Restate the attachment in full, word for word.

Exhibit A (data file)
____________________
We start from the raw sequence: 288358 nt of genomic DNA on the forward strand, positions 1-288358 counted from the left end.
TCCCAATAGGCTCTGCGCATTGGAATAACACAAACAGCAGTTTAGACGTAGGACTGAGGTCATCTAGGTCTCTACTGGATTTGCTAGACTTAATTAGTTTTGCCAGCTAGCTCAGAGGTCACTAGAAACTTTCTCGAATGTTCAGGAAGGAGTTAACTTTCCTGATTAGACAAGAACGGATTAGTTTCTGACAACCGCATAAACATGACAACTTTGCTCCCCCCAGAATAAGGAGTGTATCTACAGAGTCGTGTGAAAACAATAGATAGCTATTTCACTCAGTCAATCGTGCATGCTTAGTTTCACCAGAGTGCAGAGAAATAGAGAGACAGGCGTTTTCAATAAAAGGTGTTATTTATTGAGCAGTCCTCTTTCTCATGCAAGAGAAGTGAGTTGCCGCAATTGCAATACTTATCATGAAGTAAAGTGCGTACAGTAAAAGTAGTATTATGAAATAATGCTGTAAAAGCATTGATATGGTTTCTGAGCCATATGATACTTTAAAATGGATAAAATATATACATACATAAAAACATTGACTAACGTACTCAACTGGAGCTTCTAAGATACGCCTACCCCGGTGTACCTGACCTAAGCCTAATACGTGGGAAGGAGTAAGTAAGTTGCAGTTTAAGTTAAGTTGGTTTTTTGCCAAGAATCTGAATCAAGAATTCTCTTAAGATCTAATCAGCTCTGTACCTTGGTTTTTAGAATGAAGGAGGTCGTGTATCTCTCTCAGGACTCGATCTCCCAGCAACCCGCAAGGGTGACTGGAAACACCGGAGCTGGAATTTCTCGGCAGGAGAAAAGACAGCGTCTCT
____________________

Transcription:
We start from the raw sequence: 288358 nt of genomic DNA on the forward strand, positions 1-288358 counted from the left end.
TCCCAATAGGCTCTGCGCATTGGAATAACACAAACAGCAGTTTAGACGTAGGACTGAGGTCATCTAGGTCTCTACTGGATTTGCTAGACTTAATTAGTTTTGCCAGCTAGCTCAGAGGTCACTAGAAACTTTCTCGAATGTTCAGGAAGGAGTTAACTTTCCTGATTAGACAAGAACGGATTAGTTTCTGACAACCGCATAAACATGACAACTTTGCTCCCCCCAGAATAAGGAGTGTATCTACAGAGTCGTGTGAAAACAATAGATAGCTATTTCACTCAGTCAATCGTGCATGCTTAGTTTCACCAGAGTGCAGAGAAATAGAGAGACAGGCGTTTTCAATAAAAGGTGTTATTTATTGAGCAGTCCTCTTTCTCATGCAAGAGAAGTGAGTTGCCGCAATTGCAATACTTATCATGAAGTAAAGTGCGTACAGTAAAAGTAGTATTATGAAATAATGCTGTAAAAGCATTGATATGGTTTCTGAGCCATATGATACTTTAAAATGGATAAAATATATACATACATAAAAACATTGACTAACGTACTCAACTGGAGCTTCTAAGATACGCCTACCCCGGTGTACCTGACCTAAGCCTAATACGTGGGAAGGAGTAAGTAAGTTGCAGTTTAAGTTAAGTTGGTTTTTTGCCAAGAATCTGAATCAAGAATTCTCTTAAGATCTAATCAGCTCTGTACCTTGGTTTTTAGAATGAAGGAGGTCGTGTATCTCTCTCAGGACTCGATCTCCCAGCAACCCGCAAGGGTGACTGGAAACACCGGAGCTGGAATTTCTCGGCAGGAGAAAAGACAGCGTCTCT